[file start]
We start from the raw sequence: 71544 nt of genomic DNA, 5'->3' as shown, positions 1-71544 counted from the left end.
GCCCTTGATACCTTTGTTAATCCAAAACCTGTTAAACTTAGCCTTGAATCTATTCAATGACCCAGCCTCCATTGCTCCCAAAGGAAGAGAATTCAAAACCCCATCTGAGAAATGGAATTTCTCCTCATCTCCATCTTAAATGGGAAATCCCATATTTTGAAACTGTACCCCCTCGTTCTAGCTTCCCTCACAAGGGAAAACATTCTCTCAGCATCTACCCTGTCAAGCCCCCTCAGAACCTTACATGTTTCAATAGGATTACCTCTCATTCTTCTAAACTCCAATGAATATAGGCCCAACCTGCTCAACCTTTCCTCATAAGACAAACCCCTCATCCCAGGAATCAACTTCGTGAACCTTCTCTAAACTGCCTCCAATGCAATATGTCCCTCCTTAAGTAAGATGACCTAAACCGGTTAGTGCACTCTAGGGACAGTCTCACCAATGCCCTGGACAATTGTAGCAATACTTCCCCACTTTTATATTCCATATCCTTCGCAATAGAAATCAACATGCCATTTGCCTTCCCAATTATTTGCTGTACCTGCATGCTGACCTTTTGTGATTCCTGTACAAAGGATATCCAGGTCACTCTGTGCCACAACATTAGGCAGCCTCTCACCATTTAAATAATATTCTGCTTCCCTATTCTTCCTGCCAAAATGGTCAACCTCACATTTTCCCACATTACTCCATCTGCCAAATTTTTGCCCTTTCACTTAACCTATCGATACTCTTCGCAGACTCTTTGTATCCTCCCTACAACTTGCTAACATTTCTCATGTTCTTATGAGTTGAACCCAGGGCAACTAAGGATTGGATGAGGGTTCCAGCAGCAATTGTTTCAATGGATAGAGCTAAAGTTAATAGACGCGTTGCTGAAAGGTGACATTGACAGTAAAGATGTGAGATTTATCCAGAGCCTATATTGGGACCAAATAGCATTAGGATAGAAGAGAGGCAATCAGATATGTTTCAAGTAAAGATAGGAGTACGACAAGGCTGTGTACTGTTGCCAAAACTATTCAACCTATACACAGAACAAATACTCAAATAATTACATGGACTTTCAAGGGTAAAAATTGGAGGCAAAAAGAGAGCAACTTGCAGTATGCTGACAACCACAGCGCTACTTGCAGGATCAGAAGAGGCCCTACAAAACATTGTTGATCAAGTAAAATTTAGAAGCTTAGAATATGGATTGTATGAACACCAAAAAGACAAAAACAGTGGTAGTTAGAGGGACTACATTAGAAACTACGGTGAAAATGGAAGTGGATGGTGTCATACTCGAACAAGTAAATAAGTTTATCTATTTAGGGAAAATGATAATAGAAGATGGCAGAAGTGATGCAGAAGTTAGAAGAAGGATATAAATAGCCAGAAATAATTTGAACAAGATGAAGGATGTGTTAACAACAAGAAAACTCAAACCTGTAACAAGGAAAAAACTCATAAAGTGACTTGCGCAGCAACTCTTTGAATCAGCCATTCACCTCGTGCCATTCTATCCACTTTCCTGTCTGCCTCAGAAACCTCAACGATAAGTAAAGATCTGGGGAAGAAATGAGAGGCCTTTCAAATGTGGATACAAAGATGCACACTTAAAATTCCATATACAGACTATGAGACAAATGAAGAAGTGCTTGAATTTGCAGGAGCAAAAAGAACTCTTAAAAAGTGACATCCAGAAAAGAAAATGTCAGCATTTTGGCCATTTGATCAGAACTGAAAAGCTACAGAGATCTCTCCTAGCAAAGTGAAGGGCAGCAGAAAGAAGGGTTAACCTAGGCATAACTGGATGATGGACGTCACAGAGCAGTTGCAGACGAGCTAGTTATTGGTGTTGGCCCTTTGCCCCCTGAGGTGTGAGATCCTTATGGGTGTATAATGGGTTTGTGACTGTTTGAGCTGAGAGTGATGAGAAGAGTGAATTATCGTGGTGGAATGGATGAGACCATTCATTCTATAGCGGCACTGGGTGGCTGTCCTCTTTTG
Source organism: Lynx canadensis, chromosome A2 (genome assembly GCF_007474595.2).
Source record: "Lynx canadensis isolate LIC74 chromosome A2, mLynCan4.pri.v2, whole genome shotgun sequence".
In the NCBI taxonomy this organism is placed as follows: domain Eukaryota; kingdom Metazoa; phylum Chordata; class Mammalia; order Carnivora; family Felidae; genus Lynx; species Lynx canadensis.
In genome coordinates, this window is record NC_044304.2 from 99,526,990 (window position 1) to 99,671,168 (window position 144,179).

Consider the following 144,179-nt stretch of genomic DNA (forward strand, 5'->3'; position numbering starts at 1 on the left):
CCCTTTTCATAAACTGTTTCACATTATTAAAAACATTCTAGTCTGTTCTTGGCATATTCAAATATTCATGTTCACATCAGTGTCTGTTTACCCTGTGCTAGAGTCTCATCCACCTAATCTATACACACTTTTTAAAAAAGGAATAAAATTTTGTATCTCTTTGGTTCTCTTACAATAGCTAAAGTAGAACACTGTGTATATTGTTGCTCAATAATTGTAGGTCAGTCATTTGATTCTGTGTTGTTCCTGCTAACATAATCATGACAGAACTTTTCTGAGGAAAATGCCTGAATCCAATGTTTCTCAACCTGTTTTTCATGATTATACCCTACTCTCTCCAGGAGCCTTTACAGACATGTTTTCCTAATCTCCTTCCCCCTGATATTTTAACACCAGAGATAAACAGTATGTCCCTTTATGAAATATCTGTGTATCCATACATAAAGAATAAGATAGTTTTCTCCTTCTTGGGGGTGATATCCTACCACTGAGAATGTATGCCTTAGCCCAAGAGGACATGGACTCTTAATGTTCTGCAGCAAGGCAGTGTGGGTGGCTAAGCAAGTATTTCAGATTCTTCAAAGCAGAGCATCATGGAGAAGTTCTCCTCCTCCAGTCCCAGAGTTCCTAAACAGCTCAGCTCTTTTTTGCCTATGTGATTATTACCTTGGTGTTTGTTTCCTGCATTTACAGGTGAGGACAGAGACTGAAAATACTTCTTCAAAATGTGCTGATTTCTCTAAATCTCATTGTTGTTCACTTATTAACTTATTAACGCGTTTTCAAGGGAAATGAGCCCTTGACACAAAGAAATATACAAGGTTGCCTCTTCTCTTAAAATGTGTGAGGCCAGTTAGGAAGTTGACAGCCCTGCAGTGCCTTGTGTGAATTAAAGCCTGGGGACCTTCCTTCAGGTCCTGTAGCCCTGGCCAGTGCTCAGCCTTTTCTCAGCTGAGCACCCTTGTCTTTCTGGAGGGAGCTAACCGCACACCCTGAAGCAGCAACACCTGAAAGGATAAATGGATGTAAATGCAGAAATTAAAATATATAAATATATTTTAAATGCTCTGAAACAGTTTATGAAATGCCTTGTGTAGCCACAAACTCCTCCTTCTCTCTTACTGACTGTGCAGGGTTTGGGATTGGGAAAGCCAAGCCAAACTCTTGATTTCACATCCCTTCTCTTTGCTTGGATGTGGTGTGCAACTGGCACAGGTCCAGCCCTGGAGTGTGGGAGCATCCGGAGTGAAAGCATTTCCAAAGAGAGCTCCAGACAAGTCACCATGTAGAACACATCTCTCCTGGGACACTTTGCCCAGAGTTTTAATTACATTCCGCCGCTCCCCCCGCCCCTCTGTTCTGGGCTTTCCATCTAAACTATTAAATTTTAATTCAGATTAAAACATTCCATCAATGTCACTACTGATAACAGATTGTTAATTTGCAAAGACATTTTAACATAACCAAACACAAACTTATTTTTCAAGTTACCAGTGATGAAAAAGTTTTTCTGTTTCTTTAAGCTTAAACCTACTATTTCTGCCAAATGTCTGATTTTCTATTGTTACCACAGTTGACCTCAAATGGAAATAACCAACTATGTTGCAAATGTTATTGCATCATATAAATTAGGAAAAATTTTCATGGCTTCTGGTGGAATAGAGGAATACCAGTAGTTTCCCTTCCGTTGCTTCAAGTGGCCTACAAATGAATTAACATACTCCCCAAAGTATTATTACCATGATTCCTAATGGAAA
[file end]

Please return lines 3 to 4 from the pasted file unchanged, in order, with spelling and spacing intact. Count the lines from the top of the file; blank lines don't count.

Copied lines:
Source organism: Lynx canadensis, chromosome A2 (genome assembly GCF_007474595.2).
Source record: "Lynx canadensis isolate LIC74 chromosome A2, mLynCan4.pri.v2, whole genome shotgun sequence".